1. For this question you are required to use the European Social Survey (2011) Full dataset (with weighting) .Where appropriate, consider any transformations/recoding that might facilitate the analyses.

There would appear to be reasonable grounds for considering that personal happiness, general health and age might be related to each other. These are measured in the dataset, using the variables of ‘happiness’, ‘health’ and ‘agea’, respectively.

(a) Make a statistical assessment of each of these three variables independently

(b) Consider whether and in what way there is an association between any combination of two of the three variables.

(c) Draw a plausible causal diagram for the relationship between the three variables, justifying why you have drawn it in the way you do. (d) Analyse the causal diagram and explain what conclusions you can come to about the relationship between the three variables (e) What are the possible limitations of your model

2.For this question we use data from the Office for National Statistics’ 2005 Time Use Survey. This survey collects information on how much time people in Great Britain spend on different activities, such as sleeping and paid work.Table A6.1 below shows estimates, with their standard errors, of the mean number of minutes per day people in Great Britain spend on selected activities.

(a) How many minutes per day, on average, do women engage in paid work?

(b) What is the standard deviation of the sampling distribution for the average number of minutes women engage in paid work?

(c) State whether the sampling distribution for the average number of minutes men engage in paid work is more spread out or less spread out than the sampling distribution for the average number of minutes women engage in paid work [2 marks].Briefly explain how you know this

(d) Suppose that we double the number of men in our sample. Describe two ways in which this increase in sample size changes the sampling distribution for the average number of minutes men engage in paid work

(e) Let us say that we are interested in the relationship between the average number of minutes women spend on childcare (“caring for own children”) and the average number of minutes women spend on paid work. The correlation coefficient describing the relationship between these two variables is -.20 and its standard error is .04. However, the negative relationship between childcare and paid work may not entirely be due to the causal effect of childcare on paid work because of confounding variables.

a. Give one example of a possible confounding variable and explain why it might be a confounding variable

b. Now give one example of a possible intervening variable and explain why it might be an intervening variable.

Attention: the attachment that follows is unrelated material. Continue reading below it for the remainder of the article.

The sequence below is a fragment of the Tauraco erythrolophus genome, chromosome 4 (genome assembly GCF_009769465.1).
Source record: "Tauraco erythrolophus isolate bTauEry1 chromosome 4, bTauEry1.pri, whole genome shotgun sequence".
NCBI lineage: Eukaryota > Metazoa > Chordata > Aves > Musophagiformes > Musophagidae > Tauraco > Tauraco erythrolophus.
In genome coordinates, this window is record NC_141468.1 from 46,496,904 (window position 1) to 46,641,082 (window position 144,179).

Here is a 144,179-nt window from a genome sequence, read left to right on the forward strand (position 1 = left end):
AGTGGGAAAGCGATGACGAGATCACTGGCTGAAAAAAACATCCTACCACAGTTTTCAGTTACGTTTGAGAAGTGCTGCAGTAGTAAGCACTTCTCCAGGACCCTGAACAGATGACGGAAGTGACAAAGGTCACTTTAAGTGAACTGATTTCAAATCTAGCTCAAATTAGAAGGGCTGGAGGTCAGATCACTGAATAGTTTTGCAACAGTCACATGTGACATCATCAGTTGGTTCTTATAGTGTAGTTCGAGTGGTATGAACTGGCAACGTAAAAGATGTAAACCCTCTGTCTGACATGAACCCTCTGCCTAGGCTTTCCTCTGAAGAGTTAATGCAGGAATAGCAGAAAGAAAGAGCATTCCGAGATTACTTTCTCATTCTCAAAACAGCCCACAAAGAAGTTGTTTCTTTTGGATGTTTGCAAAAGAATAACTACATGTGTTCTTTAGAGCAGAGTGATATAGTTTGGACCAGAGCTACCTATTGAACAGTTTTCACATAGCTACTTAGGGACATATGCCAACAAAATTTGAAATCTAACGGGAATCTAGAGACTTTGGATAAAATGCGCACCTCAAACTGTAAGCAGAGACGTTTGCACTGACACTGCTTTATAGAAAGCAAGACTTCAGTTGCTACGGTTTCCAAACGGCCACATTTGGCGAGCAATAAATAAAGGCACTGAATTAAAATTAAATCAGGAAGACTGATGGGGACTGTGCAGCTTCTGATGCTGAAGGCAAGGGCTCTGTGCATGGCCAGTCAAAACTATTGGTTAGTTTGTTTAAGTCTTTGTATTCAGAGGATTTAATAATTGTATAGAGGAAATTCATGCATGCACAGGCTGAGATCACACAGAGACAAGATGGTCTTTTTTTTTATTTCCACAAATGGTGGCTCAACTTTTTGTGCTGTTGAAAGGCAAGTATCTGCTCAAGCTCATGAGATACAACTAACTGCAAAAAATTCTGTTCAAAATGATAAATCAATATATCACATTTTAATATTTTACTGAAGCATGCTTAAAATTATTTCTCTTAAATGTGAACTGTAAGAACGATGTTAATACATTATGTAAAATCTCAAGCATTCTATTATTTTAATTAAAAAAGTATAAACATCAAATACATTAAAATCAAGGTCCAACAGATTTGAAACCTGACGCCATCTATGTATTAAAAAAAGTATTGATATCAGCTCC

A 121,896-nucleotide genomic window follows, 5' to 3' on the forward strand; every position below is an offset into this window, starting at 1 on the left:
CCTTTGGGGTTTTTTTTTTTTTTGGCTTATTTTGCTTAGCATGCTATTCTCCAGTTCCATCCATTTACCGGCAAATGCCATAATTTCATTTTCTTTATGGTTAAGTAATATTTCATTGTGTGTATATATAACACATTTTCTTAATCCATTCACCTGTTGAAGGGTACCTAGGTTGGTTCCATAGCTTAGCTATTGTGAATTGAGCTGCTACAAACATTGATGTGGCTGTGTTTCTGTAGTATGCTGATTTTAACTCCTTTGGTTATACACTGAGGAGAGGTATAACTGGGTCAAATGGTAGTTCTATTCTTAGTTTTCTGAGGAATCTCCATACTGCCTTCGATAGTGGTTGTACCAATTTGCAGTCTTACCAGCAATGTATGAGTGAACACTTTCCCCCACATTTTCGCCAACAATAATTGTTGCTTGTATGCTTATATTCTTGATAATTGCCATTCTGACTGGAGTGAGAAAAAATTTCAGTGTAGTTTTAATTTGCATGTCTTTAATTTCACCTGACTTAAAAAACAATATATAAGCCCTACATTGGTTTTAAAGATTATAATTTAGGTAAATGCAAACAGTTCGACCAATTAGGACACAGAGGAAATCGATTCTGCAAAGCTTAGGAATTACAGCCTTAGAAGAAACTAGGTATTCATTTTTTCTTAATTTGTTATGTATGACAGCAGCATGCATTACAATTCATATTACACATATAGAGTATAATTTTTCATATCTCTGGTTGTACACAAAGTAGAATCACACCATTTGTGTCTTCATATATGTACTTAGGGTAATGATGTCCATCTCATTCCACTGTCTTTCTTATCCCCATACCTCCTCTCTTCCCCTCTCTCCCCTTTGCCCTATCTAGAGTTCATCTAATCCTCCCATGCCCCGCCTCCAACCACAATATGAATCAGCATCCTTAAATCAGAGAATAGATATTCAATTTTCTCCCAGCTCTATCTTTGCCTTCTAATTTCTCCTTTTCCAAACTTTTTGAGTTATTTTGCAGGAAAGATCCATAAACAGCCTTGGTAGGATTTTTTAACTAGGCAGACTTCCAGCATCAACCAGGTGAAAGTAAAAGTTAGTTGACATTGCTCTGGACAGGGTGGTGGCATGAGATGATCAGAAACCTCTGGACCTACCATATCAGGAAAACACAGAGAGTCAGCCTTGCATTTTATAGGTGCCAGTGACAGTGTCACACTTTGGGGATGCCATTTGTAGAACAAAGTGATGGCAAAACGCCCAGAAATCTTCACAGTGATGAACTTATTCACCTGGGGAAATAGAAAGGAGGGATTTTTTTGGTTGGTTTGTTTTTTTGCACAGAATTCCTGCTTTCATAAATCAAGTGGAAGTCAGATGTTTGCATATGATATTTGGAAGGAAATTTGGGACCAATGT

(f) Now give one example of a possible instrumental variable and explain why it might be an instrumental variable

(g) Draw a causal diagram showing the relationship among the variables in terms of the minutes spent on childcare (‘X’), minutes spent on paid work (‘Y’), the confounding variable from (i) (‘Z’), the intervening variable from (ii) (‘A’), and the instrumental variable from (iii) (‘B’) [5 marks].

(h) Given the causal diagram in (f) and thinking about the different strategies for estimating causal effects, give two examples of different approaches that could be used for estimating the causal effect of the variable minutes spent on childcare (‘X’) on the variable minutes spent on paid work (‘Y’).

3. In 1974, in his seminal piece , Richard Easterlin argued that increasing average income did not raise average well-being, a claim that became known as the Easterlin Paradox. However, in recent years many different studies have provided empirical evidence against the Easterlin’s Paradox. Some researchers, on the other hand, have argued for a modified version of Easterlin’s hypothesis: the link between income and well-being exists only among those whose basic needs have not been met, and beyond a certain income threshold, further income is unrelated to well-being.

We can talk about two different versions of this revised Easterlin hypothesis:

1- Beyond some level of basic needs, income is uncorrelated with well-being. (Stronger version)

2- The magnitude of the effect of income on subjective well-being estimated among the poor significantlydiffers from that found among the rich. (Weaker version)

In this exercise, you are asked to test these two versions using the dataset ‘Easterlin.csv’ , and by estimating the following linear equation :

where:

• c denotes country

• I denotes the indicator function

• GPD is the gross-domestic product per capita

• t denotes to the income cut-off point between the poor and the rich

• ε denotes the error term

Do the analyses for the three different years available in the dataset for each of three different income cut-off points: 8000, 15000 and 25000.

(a) Briefly explain all SPSS steps involved and provide relevant outputs

(b)Provide interpretations of your model findings and explain why your findings do or do not.

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